Armbruster says this father is very real. "I hope to make people in the audience recognize him and identify his traits as ones their own fathers have," he explained. Since the show's scenery is intentionally minimal, he said, "The whole, no-set-and-props thing is very challenging, remembering where everything is and trying to make a prop that's not there seem real to the audience."

But he said it's "fun to work with the actors who are the members of my family. And the audience will love it; it really hits close to home. It's a very powerful show and reminds us to enjoy life while we still have it."

Senior Brian Randall, 18, plays Emily's father. "He's the politician who didn't make it," he said. "It's a conservative town and he's a liberal person. He writes and edits the town paper and loves his family very much. He cares a lot about the town and is always trying to help people."

Randall likes his character's fatherly humor. He said it's a bit tough "trying to be a realistic father, as a boy." But he enjoys the warm relationship his character has with his wife: "It's a good, sweet marriage." He, too, believes this classic, American play will resonate with the audience and says, "The performances of Will Quinn and Sarah Pike are phenomenal. They're both very believable and amazing actors."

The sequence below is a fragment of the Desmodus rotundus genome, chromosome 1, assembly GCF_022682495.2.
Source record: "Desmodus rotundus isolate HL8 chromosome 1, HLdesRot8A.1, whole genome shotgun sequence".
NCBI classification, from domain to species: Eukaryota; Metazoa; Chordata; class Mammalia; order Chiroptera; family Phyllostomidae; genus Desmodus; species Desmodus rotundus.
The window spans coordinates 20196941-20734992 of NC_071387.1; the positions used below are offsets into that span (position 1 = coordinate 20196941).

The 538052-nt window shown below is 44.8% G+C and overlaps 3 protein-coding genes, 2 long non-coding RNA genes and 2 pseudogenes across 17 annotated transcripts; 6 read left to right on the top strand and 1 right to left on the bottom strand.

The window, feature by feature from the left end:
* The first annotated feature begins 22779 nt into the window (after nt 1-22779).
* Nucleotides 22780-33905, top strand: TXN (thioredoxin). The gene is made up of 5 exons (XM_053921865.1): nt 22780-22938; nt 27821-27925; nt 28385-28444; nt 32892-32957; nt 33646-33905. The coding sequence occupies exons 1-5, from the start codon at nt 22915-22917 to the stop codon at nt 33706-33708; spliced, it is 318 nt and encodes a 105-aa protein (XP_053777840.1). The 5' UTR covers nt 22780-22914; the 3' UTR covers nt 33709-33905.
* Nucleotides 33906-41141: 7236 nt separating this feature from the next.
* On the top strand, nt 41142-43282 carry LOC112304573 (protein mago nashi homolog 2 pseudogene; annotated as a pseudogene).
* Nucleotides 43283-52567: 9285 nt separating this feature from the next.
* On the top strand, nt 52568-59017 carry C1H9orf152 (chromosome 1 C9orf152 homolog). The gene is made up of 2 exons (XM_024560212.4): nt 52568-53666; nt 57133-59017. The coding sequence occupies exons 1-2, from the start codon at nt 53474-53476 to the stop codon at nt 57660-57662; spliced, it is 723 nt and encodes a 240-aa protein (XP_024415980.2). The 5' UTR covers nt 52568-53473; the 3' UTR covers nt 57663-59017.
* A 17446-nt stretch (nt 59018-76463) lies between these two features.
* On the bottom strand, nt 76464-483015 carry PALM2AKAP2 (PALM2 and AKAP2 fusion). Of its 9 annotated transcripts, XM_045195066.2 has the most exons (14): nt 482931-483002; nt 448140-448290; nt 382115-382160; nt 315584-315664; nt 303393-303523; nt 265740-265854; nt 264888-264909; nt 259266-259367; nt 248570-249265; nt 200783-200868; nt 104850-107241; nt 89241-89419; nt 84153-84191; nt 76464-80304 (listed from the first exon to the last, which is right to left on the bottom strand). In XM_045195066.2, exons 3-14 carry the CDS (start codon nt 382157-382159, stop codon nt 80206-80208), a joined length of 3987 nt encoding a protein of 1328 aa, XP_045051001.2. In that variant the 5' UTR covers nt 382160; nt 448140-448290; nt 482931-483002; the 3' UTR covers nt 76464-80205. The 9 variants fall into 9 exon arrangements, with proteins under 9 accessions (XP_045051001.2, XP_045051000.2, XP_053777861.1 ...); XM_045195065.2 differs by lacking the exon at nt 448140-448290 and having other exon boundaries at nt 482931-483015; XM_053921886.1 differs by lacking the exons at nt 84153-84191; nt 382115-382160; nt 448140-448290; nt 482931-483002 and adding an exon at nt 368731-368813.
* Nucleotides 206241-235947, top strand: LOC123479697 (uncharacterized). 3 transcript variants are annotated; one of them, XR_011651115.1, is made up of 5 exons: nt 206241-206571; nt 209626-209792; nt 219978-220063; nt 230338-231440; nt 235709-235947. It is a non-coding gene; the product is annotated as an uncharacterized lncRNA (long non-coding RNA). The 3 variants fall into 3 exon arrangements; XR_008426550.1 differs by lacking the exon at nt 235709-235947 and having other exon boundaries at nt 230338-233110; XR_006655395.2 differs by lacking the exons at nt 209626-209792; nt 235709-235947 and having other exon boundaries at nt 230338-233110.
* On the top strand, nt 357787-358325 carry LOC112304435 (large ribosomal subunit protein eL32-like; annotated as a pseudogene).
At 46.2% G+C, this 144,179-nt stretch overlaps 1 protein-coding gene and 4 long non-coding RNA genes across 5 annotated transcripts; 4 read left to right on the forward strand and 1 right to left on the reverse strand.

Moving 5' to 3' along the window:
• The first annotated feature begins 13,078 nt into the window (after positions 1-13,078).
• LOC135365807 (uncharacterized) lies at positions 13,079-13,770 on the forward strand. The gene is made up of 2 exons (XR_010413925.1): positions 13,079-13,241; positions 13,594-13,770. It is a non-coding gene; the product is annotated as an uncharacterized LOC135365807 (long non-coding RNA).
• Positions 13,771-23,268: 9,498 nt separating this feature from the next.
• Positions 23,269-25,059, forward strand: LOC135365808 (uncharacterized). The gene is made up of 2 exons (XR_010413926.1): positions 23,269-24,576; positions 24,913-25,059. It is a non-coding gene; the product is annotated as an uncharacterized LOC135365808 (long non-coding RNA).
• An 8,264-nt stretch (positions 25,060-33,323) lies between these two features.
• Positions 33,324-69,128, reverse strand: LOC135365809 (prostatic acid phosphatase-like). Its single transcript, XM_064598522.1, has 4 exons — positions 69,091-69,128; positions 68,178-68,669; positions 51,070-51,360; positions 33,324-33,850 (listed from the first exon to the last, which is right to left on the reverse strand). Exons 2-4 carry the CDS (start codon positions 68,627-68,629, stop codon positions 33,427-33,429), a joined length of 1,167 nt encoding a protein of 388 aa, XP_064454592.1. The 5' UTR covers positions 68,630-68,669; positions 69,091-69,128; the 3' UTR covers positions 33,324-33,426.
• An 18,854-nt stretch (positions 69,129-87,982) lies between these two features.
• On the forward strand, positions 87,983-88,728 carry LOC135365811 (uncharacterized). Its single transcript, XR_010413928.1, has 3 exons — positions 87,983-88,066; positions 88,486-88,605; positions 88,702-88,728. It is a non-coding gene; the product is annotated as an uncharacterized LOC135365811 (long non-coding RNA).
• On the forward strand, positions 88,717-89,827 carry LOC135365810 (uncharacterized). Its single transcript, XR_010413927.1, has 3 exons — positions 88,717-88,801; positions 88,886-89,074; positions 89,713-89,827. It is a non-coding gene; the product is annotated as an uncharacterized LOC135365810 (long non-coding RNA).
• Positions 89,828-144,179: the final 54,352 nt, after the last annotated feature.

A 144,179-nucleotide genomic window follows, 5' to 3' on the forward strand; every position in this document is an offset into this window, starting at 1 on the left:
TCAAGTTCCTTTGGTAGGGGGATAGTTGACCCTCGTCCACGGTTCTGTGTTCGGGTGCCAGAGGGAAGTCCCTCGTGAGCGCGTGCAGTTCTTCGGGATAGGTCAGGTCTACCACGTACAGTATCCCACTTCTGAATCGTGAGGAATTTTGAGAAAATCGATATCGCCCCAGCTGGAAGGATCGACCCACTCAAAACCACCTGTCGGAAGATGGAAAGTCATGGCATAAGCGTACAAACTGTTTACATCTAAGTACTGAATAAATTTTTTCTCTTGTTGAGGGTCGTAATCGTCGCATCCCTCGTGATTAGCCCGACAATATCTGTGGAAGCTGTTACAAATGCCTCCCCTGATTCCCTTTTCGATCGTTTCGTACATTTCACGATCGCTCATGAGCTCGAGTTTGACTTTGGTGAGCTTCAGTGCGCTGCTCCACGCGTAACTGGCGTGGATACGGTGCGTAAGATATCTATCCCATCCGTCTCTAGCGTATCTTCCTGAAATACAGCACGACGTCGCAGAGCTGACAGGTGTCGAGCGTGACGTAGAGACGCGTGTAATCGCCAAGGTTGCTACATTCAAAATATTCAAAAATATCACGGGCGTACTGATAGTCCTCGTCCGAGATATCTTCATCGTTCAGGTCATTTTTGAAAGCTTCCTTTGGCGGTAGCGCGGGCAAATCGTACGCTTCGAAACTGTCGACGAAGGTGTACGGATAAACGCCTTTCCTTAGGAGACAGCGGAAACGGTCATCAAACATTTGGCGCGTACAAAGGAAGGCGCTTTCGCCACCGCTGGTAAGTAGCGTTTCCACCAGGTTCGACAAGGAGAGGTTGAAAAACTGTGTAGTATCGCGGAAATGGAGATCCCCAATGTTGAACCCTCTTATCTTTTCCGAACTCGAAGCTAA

As stage managers, seniors Branson Reese and Natalie McLarty narrate the show. "We look at the story in different ways and bring different points of view to it," said McLarty. "It's back-and-forth dialogue between us. We [set] the scenes and, a lot of time, we provide insight into what happens in the future. Branson looks at the darker aspects, and I have the more optimistic, lighter view of things."

"We talk directly to the audience," said Reese. "I like exploring the subtleties of my character and finding personality to inject into his lines. And it's interesting seeing how the lines change, depending on who's saying and interpreting them."